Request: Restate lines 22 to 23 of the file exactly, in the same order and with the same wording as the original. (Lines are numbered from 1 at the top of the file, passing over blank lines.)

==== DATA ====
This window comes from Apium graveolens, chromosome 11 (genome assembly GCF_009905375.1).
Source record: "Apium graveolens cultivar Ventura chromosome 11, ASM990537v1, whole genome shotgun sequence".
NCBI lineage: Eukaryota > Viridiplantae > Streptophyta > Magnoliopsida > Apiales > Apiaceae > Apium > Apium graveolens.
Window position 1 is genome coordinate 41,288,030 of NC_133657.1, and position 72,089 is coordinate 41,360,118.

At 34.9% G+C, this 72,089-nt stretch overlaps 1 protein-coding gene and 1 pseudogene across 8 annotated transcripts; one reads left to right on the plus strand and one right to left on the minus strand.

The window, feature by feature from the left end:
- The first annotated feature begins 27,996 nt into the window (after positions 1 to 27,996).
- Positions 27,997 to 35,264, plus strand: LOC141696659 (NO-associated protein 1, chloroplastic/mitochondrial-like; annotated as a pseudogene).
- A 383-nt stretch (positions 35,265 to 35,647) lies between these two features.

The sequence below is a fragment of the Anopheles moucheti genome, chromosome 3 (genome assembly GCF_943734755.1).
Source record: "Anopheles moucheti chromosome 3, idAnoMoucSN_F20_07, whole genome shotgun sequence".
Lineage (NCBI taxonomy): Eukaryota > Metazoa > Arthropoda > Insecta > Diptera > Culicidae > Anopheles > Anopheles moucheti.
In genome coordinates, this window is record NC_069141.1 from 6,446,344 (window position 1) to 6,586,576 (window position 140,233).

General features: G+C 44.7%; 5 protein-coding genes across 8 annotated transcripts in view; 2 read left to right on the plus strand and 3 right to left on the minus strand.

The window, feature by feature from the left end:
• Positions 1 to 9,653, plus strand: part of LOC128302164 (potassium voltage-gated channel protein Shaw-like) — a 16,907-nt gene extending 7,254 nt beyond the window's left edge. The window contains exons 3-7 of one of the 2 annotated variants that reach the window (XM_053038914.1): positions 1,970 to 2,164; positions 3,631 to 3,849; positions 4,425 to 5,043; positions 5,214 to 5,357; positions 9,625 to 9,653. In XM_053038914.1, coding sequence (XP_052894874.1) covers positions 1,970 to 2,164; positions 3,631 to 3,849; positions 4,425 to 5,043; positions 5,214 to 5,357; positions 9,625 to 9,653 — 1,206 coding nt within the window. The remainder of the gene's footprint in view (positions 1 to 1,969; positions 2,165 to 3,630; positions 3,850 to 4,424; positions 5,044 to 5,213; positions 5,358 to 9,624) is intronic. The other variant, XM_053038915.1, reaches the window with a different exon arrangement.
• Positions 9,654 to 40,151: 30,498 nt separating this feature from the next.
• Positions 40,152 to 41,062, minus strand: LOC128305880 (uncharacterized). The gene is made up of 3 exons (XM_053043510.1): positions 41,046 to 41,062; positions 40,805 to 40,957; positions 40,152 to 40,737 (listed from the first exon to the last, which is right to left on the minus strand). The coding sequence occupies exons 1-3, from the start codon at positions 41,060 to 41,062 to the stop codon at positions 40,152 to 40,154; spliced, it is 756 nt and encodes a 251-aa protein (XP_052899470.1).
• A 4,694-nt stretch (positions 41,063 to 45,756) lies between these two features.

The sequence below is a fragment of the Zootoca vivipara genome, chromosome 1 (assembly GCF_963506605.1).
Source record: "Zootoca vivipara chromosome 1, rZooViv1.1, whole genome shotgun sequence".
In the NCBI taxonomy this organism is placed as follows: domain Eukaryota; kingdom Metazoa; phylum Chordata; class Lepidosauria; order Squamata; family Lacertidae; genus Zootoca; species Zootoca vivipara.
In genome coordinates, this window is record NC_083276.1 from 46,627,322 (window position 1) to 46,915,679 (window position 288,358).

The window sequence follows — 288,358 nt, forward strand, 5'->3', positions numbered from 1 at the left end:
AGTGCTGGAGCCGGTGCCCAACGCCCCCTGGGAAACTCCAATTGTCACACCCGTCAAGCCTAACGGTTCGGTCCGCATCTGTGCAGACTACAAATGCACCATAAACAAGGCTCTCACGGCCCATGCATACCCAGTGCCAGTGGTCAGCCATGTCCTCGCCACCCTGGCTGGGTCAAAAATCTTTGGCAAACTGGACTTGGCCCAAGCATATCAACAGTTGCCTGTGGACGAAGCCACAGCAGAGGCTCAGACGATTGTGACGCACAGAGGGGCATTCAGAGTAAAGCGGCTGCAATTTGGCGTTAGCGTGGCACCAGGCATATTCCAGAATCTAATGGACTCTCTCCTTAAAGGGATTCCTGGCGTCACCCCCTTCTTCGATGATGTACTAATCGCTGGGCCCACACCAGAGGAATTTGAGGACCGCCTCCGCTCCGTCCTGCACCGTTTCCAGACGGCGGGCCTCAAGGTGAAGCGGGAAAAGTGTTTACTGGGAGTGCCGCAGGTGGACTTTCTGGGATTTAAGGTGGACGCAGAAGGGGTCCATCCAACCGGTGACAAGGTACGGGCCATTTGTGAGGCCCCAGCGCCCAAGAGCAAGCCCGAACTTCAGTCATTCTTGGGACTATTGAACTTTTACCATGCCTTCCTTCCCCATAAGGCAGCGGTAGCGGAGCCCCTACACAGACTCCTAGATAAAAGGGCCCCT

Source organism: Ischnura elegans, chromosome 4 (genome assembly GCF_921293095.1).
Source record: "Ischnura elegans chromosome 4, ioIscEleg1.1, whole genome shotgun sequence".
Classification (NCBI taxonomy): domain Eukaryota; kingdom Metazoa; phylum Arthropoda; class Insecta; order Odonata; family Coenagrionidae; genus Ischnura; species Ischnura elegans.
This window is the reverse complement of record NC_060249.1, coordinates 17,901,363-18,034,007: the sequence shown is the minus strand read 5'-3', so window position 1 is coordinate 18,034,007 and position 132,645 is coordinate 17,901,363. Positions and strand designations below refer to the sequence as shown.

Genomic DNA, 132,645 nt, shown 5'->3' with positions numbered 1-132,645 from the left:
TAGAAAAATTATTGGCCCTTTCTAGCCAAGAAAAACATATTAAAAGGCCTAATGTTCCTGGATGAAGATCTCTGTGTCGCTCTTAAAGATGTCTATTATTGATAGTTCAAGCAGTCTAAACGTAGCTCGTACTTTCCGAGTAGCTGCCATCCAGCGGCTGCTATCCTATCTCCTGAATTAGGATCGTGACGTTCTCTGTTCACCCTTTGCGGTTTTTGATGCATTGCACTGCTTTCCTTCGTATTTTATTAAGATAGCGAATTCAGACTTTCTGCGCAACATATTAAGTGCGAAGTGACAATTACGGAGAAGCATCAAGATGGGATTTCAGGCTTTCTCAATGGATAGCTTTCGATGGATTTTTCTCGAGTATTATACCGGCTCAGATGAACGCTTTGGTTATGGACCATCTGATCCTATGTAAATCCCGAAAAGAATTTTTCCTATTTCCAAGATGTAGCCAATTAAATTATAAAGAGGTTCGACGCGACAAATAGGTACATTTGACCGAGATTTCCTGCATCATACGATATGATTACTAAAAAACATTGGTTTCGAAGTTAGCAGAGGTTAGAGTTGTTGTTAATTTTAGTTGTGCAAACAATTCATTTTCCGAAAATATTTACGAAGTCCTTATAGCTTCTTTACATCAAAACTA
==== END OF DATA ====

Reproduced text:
In the NCBI taxonomy this organism is placed as follows: domain Eukaryota; kingdom Metazoa; phylum Chordata; class Lepidosauria; order Squamata; family Lacertidae; genus Zootoca; species Zootoca vivipara.
In genome coordinates, this window is record NC_083276.1 from 46,627,322 (window position 1) to 46,915,679 (window position 288,358).